High-level trade negotiations between Beijing and Washington have "ground to a halt" following Trump's dramatic escalation proposing an additional $200 billion in tariffs on Chinese goods, Bloomberg reports.
After three rounds of formal negotiations led by Commerce Secretary Wilbur Ross and Treasury Secretary Steven Mnuchin, communications between senior members of the Trump and Xi administrations have collapsed - with no immediate plans to restart formal talks.
The diplomatic impasse makes it unlikely the two countries will stand down anytime soon from an intensifying trade war that is roiling financial markets and threatening the broadest global upswing in years. The Trump administration on Tuesday released a proposed list of an additional $200 billion in Chinese goods to be hit with tariffs. China’s Commerce Ministry said the tariffs, which cover everything from refrigerators to handbags, are “totally unacceptable.” -Bloomberg
And while the two countries have continued to engage in informal dialogue among lower-level bureaucrats, Washington and Beijing have around seven weeks to strike a deal or risk a trade war that would be incredibly disruptive to corporate supply chains - stoking fears over increased prices for consumers.
“It’s extremely important that when two governments get into this kind of situation with each other that even if they are fighting on the official front, that they have something going on in the background that enables them at some point to declare a sort of ceasefire,” National Foreign Trade Council president Rufus Yerxa in a Bloomberg TV interview on Wednesday. “For the time being the two sides aren’t going to acknowledge that. They’re positioning themselves for the end game.”
Despite the flare-up in tensions amid the $200 billion tariff proposal, President Trump has continued to emphasize his personal friendship with President Xi Jinping - while the Trump administration has been signaling that they would like to re-engage China at the "top level," according to Bloomberg.
That said, frustration continues to mount.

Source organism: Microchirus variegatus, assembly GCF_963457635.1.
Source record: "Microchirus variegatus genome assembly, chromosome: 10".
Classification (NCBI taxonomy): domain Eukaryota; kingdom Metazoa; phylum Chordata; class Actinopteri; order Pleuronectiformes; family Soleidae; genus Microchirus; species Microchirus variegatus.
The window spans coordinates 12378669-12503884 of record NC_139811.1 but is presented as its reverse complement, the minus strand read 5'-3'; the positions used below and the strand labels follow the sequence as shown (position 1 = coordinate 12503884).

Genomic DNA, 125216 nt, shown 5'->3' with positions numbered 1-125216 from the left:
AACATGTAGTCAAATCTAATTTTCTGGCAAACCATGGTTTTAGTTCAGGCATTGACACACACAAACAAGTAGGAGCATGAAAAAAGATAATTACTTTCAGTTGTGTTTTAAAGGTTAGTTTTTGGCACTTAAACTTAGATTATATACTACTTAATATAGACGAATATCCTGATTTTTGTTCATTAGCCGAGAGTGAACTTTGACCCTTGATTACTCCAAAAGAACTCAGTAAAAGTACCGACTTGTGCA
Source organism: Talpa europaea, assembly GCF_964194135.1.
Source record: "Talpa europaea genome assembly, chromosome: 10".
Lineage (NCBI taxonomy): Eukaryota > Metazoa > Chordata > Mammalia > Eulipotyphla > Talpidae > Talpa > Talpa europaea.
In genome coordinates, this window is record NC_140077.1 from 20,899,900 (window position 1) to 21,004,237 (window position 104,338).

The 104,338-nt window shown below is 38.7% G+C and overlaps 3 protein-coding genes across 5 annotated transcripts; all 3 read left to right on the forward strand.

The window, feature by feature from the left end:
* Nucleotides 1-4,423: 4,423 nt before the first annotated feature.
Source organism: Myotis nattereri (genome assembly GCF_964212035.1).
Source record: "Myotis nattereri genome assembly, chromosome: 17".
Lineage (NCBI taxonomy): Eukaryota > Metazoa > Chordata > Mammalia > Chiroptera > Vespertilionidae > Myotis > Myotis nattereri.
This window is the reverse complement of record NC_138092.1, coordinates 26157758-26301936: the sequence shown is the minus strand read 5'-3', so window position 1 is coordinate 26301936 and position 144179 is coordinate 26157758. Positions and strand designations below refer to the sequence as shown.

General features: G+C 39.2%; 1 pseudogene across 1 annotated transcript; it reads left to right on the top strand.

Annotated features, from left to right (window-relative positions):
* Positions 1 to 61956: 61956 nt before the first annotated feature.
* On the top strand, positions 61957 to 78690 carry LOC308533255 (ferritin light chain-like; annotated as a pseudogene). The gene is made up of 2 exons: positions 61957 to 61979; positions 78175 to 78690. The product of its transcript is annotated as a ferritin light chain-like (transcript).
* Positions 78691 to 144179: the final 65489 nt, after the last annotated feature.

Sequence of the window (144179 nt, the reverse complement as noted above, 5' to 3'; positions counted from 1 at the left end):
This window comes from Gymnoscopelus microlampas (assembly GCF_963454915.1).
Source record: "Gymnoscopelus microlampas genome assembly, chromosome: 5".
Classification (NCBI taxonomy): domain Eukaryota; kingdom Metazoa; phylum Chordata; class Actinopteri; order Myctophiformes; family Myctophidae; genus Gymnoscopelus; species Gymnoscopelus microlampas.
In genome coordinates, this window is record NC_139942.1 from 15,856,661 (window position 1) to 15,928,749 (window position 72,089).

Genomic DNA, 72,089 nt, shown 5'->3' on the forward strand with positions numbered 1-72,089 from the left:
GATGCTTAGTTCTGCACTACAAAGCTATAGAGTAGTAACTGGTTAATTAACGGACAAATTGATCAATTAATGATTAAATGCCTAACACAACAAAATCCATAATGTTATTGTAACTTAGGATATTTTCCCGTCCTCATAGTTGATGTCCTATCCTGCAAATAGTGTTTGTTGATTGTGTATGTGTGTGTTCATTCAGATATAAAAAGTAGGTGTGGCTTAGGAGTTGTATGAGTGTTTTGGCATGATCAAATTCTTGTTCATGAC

there are growing signs of frustration on both sides. On a conference call with reporters Tuesday, senior Trump administration officials argued that China started the conflict with unfair trading practices and abuse of U.S. intellectual property. One of the officials said the U.S. has repeatedly made its concerns clear and continues to hope for a negotiated solution, but Beijing hasn’t changed its behavior. -Bloomberg
Ongoing tensions between Steve Mnuchin and Wilbur Ross have complicated matters and resulted in mixed messages, according to Bloomberg's sources.
As the de facto spokesman on economic matters within the cabinet, Mnuchin took the lead early in the negotiations. But at different points in the talks, other more hawkish members of the administration have taken the helm, such Ross, which has confused the Chinese. -Bloomberg
President Trump is also said to have grown frustrated with China's reluctance to come to the table with more concessions - particularly after the United States reversed a decision to impose harsh restrictions on Chinese telecom-equipment manufacturer ZTE Corp., according to a White House official who did not want to be identified.
Trump also doesn't think China has been very helpful with regards to encouraging North Korea to abandon their nuclear weapons program.
“We agreed to the denuclearization of North Korea,” Trump tweeted on Monday. “China, on the other hand, may be exerting negative pressure on a deal because of our posture on Chinese Trade-Hope Not!”
I have confidence that Kim Jong Un will honor the contract we signed &, even more importantly, our handshake. We agreed to the denuclearization of North Korea. China, on the other hand, may be exerting negative pressure on a deal because of our posture on Chinese Trade-Hope Not!— Donald J. Trump (@realDonaldTrump) July 9, 2018
Meanwhile, Chuck Grassley (R-IA) has a “great deal of concern” about the friction with China - and in particular, the uncertainty it’s creating among Iowa farmers and businesses. Soy futures, a target long expected for China’s retaliation, have fallen around 16% since the end of May making life for US farmers especially painful.